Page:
How to Become a Spa Manager

Published on: 3 Mar 2016

But what is the best way to become a spa manager and find spa manager jobs?

Becoming a spa manager

First of all be aware that most spas will look to recruit spa managers from within the industry itself. In other words it's notoriously difficult to study for your degree in spa management and think you can walk straight into a spa manager job after graduating. It just doesn't happen that way.  Generally you have to have worked your way up through the ranks with extensive experience either at front of house and/or therapist level.

This is because spas offer specialised treatments and gaining experience at every level within the spa is key to understanding the mechanics of everyday operations. Most spa employers will require that their spa managers have an intrinsic understanding of what each role in the spa entails and often this best comes from having done each job at some time yourself and being immersed for years working in a spa environment.  This is not to say that spa management degree courses are no good, just that they are no adequate replacement for practical spa industry experience. 

In terms of spa industry routes into spa management jobs there are 2 main routes:


Spa therapy route:

If you have recently embarked on your spa career as a spa therapist and have ambitions of becoming a spa manager then with hard work and enthusiasm you can definitely rise through the ranks, as many spa managers before you have done so. If you put the hours in you can soon progress to become a senior therapist and take on additional responsibilities which may include looking after and training more junior therapists on the team. Senior therapists and spa supervisors are well placed to take on additional responsibilities as and when required of the acting spa management team and will hopefully gain a valuable insight into the support and guidance that therapists require as well as the standards and expectations of clients.


Spa front of house route:

Although you won't have the specialist training and knowledge necessary to deliver treatments what front of house roles do give is exposure to the operational side of a spa business; booking systems, retail sales, guest care. It may be harder to climb the career ladder via this route but with hard work and perseverance and in showing your interest in the the operational side of the spa it is possible to progress via this route.

Regardless of which route you intend taking there are 3 key skills that can be found in any good spa manager, namely; commercial acumen, people management and operational skills.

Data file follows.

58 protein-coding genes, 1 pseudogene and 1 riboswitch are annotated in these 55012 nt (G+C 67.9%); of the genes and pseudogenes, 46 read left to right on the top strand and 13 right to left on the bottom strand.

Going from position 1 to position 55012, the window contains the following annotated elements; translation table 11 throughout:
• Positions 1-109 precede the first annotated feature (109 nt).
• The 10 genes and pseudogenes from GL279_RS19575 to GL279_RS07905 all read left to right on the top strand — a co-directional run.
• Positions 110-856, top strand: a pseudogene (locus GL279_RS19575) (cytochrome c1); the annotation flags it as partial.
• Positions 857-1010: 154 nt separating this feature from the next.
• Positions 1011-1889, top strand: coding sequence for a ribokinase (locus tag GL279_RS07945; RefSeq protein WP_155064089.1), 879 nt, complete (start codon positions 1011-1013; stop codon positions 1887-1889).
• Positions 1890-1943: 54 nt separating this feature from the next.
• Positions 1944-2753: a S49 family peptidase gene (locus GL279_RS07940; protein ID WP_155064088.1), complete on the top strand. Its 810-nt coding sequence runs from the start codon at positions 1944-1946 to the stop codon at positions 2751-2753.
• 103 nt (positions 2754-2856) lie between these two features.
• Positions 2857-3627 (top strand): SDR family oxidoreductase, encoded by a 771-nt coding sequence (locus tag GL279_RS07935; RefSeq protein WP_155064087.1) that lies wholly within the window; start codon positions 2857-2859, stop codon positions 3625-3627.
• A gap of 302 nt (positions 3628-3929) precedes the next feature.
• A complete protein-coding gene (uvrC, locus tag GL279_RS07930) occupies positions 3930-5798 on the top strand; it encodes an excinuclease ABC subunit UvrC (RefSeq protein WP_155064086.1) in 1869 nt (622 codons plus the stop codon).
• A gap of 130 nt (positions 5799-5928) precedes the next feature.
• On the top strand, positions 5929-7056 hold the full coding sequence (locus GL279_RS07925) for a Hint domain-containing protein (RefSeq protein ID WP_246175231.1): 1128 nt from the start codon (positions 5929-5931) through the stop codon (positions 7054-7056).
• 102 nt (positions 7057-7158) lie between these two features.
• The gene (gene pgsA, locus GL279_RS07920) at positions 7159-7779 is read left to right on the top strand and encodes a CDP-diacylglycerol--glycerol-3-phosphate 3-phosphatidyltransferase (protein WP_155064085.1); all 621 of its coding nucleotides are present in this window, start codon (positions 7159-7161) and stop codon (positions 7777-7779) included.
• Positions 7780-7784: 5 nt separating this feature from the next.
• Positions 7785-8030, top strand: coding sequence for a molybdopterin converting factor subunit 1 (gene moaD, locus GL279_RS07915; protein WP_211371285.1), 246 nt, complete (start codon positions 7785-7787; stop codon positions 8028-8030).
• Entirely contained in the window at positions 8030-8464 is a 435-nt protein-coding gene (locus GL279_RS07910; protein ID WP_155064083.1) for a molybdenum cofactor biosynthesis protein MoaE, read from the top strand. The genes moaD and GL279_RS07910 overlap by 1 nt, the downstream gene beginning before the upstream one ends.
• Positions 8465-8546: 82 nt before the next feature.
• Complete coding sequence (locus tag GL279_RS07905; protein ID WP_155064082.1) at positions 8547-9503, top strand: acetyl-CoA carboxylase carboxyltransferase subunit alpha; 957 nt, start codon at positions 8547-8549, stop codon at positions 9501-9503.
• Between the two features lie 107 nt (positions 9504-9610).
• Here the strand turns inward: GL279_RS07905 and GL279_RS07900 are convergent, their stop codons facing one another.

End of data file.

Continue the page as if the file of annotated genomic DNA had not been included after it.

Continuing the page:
1. Commercial acumen

At the end of the day spas are commercial businesses. Yes they play a vital role in the  health and well-being of their clients, essential in today's fast paced lives but if they don't generate the necessary profits then they'll cease to exist. It's vital for any spa manager therefore that they feel comfortable with reading profit and loss statements and in preparing spa budgets and spa trading forecasts.  Spa managers have to know what key performance indicators (KPI's) of the business to focus on such as treatment room occupancy, retail products conversion rates, average spa treatment costs etc. Such figures enable the spa manager to monitor the health of the business and highlight which areas of the business most need their attention.

2. People management skills

Spas especially the larger destination spas have large staffing structures. A typical spa will employ spa attendants, housekeepers, reception staff, spa therapists and spa supervisors all of whom have a vital job to play. Spa managers have to understand what each of these jobs entails, the challenges that face each role and be able to provide adequate training, support, guidance and  motivation to each staff member.

3. Operational Skills 

Spa managers have to be supreme organisers and delegators with the ability to put controls and procedures in place to ensure that spas are tightly run ships. Every aspect of the spa is vital to its smooth running from how guests are treated on arrival, stock control, cleanliness of the treatment rooms and waiting areas through to treatment bookings.

As you can see spa manager vacancies require that candidates have a good mix of practical and operational spa experience together with the above skills that some people may naturally possess but most gain through years of working hard in a spa environment. So if you've got ambitions of becoming a spa manager and are currently working as a therapist or receptionist within a spa, hopefully this will throw a different perspective on the work that you do.


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